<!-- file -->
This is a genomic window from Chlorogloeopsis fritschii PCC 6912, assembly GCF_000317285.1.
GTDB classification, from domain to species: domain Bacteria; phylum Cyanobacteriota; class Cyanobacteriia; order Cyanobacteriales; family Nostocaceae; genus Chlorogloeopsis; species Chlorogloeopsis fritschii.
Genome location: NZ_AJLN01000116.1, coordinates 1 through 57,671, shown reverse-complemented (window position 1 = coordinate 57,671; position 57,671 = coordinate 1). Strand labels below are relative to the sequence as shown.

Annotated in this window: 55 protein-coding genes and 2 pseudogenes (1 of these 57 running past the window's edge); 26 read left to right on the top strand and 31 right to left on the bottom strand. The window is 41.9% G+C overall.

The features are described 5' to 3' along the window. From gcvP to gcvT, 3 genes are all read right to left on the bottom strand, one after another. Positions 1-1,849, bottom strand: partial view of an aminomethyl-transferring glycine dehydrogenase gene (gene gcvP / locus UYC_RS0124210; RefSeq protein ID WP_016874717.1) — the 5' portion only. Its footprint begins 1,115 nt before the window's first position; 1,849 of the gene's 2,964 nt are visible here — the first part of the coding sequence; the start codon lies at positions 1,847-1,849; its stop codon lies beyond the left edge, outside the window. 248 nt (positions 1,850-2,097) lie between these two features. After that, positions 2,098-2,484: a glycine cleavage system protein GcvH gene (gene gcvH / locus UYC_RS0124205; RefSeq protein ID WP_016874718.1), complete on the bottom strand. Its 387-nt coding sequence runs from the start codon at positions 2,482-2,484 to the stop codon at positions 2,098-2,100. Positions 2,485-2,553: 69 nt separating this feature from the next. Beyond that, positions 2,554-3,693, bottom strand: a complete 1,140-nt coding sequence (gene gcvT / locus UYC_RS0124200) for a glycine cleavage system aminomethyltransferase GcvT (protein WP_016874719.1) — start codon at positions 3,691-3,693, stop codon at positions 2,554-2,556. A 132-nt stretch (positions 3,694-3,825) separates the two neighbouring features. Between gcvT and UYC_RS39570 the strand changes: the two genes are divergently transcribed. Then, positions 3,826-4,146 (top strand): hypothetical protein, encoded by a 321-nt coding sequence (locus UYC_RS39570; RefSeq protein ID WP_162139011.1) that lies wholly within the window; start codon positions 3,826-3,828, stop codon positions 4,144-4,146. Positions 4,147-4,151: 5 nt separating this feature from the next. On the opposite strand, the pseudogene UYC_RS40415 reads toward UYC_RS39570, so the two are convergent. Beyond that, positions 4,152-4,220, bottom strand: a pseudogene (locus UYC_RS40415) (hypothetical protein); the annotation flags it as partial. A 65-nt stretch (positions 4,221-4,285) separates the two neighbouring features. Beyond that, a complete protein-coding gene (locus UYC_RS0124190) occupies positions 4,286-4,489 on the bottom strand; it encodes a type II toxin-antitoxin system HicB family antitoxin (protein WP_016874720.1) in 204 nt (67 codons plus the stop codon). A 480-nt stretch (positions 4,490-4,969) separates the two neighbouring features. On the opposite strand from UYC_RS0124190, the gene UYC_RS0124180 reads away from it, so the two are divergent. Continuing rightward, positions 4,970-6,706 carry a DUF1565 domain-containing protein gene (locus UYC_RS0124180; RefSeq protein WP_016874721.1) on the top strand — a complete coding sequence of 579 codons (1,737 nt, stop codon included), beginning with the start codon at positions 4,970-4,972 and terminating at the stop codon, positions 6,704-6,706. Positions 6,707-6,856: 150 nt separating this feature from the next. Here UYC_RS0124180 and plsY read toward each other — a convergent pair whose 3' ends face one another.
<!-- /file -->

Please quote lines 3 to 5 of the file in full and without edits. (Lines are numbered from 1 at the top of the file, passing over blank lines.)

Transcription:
Genome location: NZ_AJLN01000116.1, coordinates 1 through 57,671, shown reverse-complemented (window position 1 = coordinate 57,671; position 57,671 = coordinate 1). Strand labels below are relative to the sequence as shown.

Annotated in this window: 55 protein-coding genes and 2 pseudogenes (1 of these 57 running past the window's edge); 26 read left to right on the top strand and 31 right to left on the bottom strand. The window is 41.9% G+C overall.

The features are described 5' to 3' along the window. From gcvP to gcvT, 3 genes are all read right to left on the bottom strand, one after another. Positions 1-1,849, bottom strand: partial view of an aminomethyl-transferring glycine dehydrogenase gene (gene gcvP / locus UYC_RS0124210; RefSeq protein ID WP_016874717.1) — the 5' portion only. Its footprint begins 1,115 nt before the window's first position; 1,849 of the gene's 2,964 nt are visible here — the first part of the coding sequence; the start codon lies at positions 1,847-1,849; its stop codon lies beyond the left edge, outside the window. 248 nt (positions 1,850-2,097) lie between these two features. After that, positions 2,098-2,484: a glycine cleavage system protein GcvH gene (gene gcvH / locus UYC_RS0124205; RefSeq protein ID WP_016874718.1), complete on the bottom strand. Its 387-nt coding sequence runs from the start codon at positions 2,482-2,484 to the stop codon at positions 2,098-2,100. Positions 2,485-2,553: 69 nt separating this feature from the next. Beyond that, positions 2,554-3,693, bottom strand: a complete 1,140-nt coding sequence (gene gcvT / locus UYC_RS0124200) for a glycine cleavage system aminomethyltransferase GcvT (protein WP_016874719.1) — start codon at positions 3,691-3,693, stop codon at positions 2,554-2,556. A 132-nt stretch (positions 3,694-3,825) separates the two neighbouring features. Between gcvT and UYC_RS39570 the strand changes: the two genes are divergently transcribed. Then, positions 3,826-4,146 (top strand): hypothetical protein, encoded by a 321-nt coding sequence (locus UYC_RS39570; RefSeq protein ID WP_162139011.1) that lies wholly within the window; start codon positions 3,826-3,828, stop codon positions 4,144-4,146. Positions 4,147-4,151: 5 nt separating this feature from the next. On the opposite strand, the pseudogene UYC_RS40415 reads toward UYC_RS39570, so the two are convergent. Beyond that, positions 4,152-4,220, bottom strand: a pseudogene (locus UYC_RS40415) (hypothetical protein); the annotation flags it as partial. A 65-nt stretch (positions 4,221-4,285) separates the two neighbouring features. Beyond that, a complete protein-coding gene (locus UYC_RS0124190) occupies positions 4,286-4,489 on the bottom strand; it encodes a type II toxin-antitoxin system HicB family antitoxin (protein WP_016874720.1) in 204 nt (67 codons plus the stop codon). A 480-nt stretch (positions 4,490-4,969) separates the two neighbouring features. On the opposite strand from UYC_RS0124190, the gene UYC_RS0124180 reads away from it, so the two are divergent. Continuing rightward, positions 4,970-6,706 carry a DUF1565 domain-containing protein gene (locus UYC_RS0124180; RefSeq protein WP_016874721.1) on the top strand — a complete coding sequence of 579 codons (1,737 nt, stop codon included), beginning with the start codon at positions 4,970-4,972 and terminating at the stop codon, positions 6,704-6,706. Positions 6,707-6,856: 150 nt separating this feature from the next. Here UYC_RS0124180 and plsY read toward each other — a convergent pair whose 3' ends face one another.